1ozwild chervilparsley, or another mild herb, like chervil or cilantro
1stick unsalted butter at room temperature
¼teaspoonfresh ground black pepper
Tiny pinch of ground carawayfresh ground only, optional
1small clove garlic
A few gratings of fresh lemon zest and a dash of juice
Cut the morels in half the long way, then swish in water and inspect for insects, baby snakes, or anything that isn’t mushroom.
Trim any small discolored bits of morel, if present.*see note.
Sweat the mushrooms with a pinch of salt and a spoonful of water, covered, until totally wilted and pliable, then remove to a towel to cool and drain.
finely chop the herb(s).
In a mortar and pestle, mash the garlic with the salt, pepper, lemon zest and juice, and caraway if using.
Work in the herb(s) and mash well, then slowly incorporate the butter, mashing it to a paste until incorporated.
Lay the morels out on a work surface and, preferably using a small off-set spatula, spread the inside of each with a generous amount of the garlic-herb butter and a good sprinkle of breadcrumbs.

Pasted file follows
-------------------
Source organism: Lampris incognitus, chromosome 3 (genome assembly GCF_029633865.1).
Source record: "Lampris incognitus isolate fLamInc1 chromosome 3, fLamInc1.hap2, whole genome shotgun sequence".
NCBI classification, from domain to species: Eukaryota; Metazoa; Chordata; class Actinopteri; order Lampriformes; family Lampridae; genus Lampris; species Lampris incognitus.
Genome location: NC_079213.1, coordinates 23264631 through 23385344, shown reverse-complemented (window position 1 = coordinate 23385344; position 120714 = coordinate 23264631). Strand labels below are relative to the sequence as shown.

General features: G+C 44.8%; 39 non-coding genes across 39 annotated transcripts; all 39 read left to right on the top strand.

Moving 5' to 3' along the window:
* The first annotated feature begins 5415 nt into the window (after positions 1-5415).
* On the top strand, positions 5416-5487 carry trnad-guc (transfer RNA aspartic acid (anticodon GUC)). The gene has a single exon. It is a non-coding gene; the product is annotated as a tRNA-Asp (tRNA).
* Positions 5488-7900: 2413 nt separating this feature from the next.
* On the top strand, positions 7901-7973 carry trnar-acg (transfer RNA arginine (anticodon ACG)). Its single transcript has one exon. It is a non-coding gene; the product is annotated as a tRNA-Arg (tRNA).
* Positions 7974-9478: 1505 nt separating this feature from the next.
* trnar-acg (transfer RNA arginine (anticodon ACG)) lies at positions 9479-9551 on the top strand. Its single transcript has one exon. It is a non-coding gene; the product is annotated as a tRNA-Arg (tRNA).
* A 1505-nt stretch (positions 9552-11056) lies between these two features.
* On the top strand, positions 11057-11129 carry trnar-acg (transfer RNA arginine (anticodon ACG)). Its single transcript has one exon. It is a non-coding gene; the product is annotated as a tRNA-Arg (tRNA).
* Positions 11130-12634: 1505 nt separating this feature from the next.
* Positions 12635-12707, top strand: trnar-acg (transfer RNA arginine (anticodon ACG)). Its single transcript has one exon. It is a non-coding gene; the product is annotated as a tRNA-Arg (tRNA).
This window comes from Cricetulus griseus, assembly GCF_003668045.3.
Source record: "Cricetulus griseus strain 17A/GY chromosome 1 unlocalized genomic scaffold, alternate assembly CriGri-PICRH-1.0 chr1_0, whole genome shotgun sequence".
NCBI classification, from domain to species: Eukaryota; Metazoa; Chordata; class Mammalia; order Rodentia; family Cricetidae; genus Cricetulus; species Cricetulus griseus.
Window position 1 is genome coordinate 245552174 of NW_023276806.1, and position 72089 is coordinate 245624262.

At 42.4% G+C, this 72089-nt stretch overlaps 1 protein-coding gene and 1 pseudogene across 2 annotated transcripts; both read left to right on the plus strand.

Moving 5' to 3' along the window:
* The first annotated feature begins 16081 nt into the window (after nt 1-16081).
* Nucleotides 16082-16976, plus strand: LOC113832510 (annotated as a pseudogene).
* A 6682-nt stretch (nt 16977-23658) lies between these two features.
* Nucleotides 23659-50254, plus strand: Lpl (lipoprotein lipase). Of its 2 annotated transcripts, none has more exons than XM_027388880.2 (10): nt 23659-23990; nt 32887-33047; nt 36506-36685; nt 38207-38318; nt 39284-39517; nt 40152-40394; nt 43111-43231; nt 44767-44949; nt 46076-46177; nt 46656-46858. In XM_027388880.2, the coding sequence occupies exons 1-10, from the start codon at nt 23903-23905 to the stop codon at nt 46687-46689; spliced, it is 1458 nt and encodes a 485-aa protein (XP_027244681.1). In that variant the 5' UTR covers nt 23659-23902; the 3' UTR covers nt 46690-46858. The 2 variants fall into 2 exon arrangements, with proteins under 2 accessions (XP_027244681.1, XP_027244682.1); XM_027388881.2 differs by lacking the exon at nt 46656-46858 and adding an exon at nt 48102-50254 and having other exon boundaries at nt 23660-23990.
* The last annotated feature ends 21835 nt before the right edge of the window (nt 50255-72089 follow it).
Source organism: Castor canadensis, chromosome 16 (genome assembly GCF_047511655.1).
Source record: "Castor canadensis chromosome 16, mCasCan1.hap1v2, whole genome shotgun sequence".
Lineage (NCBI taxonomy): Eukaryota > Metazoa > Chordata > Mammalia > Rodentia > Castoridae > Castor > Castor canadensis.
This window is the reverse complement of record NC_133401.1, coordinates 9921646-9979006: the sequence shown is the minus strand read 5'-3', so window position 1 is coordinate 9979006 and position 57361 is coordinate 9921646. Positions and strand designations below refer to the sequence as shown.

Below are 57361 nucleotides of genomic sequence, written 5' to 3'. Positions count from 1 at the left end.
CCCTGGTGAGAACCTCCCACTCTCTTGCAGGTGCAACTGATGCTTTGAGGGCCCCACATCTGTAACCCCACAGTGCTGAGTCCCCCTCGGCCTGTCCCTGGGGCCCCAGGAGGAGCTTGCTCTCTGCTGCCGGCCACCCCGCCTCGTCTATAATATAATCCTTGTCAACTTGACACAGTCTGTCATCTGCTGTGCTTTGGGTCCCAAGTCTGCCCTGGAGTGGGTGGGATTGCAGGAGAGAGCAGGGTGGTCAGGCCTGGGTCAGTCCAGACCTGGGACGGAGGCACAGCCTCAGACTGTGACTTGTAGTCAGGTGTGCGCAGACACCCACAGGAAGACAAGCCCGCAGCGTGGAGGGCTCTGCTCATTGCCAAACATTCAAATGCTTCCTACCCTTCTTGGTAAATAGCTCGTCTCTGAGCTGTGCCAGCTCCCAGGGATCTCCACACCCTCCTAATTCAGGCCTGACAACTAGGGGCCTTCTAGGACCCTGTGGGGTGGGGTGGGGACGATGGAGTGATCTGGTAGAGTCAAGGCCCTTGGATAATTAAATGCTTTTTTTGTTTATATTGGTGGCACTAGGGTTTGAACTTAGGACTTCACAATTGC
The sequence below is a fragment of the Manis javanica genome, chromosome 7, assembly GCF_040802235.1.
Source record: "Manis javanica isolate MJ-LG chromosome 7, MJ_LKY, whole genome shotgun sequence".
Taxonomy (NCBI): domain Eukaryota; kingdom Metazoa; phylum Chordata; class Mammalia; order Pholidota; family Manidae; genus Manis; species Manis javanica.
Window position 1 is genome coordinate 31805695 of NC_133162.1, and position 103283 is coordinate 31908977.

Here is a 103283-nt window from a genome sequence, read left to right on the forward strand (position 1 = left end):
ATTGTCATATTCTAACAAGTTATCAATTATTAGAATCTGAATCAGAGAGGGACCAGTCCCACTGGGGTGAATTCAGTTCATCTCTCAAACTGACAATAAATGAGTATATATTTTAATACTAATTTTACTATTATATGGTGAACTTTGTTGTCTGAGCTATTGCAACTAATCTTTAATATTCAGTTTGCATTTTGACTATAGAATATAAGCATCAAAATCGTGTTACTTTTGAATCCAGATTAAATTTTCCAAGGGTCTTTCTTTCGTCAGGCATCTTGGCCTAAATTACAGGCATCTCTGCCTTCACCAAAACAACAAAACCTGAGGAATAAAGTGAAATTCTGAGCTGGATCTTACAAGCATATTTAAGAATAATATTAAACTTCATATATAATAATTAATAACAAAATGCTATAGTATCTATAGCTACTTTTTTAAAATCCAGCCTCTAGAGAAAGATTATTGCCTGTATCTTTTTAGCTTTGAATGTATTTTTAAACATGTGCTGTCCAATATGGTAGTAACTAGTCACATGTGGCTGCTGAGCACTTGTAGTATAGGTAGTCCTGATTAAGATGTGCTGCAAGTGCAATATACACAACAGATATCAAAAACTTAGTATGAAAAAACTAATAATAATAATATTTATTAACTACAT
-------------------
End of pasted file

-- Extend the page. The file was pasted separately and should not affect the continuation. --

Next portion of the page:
Roll each morel up to look like a snail, secure each with a toothpick, and put in a baking dish. Place a small nugget of butter on top of each morel, dust with breadcrumbs, and bake at 425 for 15 minutes, or until golden, sizzling, and aromatic.
Let the morels cool for a bit so you don’t burn your mouth. Serve with an aperitif, like a glass of champagne, to celebrate the hunt.
How old are your morels?
If your morels are discolored at all, look patchy, wilted, wet, or at all not perfect and pristine, dehydrate them and save this recipe for another time. Cooking past prime mushrooms is a great way to get sick. Lobster mushrooms are another common offender here, as the loss of weight typical of older specimens can be hard for some people to notice, especially if you hit a big patch and are collecting many mushrooms.